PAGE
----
Dennis Stubbolo, president of the Social Citizens of South Florida that hosted the event, said the incident was surprising.
"I did not see anything go wrong. I was there," he told the Herald. "I don't know where that came from."
Campbell made the call after a question-and-answer session. When Blaskey asked for an interview, Campbell refused and told the reporter to email her questions, the Herald reported.
When Blaskey continued to listen to Campbell’s conversations with voters, the senator walked to another table and called police, the newspaper reported.
Campbell's attorney, James Jean-Francois, said he was unaware of the incident and could not comment. Campbell has accused the newspaper of racism and bias in favor of her Democratic primary opponent, Jason Pizzo, the Herald reported.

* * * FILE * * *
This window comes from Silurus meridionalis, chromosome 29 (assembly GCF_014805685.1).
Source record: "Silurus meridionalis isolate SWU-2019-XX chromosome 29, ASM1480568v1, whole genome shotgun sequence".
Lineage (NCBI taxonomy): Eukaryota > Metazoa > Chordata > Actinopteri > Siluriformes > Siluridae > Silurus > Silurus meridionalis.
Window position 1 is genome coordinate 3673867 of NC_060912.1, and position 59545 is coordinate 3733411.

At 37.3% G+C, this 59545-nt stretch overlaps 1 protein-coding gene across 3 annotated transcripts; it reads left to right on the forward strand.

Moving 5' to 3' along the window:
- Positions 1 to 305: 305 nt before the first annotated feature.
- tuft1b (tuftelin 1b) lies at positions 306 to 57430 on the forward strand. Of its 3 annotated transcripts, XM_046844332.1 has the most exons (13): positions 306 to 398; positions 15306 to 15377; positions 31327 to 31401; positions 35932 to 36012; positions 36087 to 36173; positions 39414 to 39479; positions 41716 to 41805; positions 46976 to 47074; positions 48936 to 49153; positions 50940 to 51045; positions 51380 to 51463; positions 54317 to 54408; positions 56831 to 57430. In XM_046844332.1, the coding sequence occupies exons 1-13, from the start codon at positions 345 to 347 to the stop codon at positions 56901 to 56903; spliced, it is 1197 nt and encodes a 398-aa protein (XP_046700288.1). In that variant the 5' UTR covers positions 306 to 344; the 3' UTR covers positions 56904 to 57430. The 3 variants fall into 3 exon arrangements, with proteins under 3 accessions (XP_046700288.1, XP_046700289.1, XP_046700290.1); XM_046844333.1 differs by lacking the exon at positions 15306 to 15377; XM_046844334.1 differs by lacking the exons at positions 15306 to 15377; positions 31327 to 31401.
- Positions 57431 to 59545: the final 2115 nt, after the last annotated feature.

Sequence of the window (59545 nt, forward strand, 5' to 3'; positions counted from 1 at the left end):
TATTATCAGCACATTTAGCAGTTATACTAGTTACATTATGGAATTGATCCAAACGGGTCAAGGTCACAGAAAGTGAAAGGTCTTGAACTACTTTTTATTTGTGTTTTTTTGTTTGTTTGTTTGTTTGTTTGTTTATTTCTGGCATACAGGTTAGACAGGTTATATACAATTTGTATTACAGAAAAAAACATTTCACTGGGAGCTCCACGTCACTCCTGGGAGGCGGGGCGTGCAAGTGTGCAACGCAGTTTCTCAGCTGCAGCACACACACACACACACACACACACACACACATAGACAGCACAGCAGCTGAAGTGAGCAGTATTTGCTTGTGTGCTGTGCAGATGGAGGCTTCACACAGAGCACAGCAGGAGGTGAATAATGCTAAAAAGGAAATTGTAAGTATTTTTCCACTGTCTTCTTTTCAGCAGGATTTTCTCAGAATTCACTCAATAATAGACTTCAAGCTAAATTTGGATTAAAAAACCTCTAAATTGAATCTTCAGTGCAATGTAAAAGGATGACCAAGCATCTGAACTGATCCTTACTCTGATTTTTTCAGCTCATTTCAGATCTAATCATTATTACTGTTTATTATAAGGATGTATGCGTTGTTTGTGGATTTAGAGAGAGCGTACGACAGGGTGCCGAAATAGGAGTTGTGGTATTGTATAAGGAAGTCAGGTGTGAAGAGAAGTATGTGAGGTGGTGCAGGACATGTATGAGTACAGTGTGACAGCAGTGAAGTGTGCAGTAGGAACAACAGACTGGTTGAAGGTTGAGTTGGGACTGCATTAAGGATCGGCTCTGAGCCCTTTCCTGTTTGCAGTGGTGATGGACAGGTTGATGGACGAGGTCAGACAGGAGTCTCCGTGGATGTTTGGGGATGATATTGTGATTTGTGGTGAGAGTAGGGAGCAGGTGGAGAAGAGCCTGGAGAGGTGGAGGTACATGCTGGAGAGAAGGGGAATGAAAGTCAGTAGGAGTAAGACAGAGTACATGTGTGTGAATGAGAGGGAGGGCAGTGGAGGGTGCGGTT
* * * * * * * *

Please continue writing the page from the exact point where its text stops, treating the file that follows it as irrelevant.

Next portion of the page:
“You guys keep on harassing her all the time and she’s tired of you guys,” said a man who answered Campbell’s cellphone and declined to give his name, the newspaper reported.
Miami Herald Managing Editor Rick Hirsch said that “Asking a public official questions in a public place is perfectly appropriate.”
Earlier this year, Campbell called Miami Shores Police because Rise News reporter Rich Robinson was filming her in public, The Miami New Times reported. Miami Shores Police found that Robinson had done nothing wrong.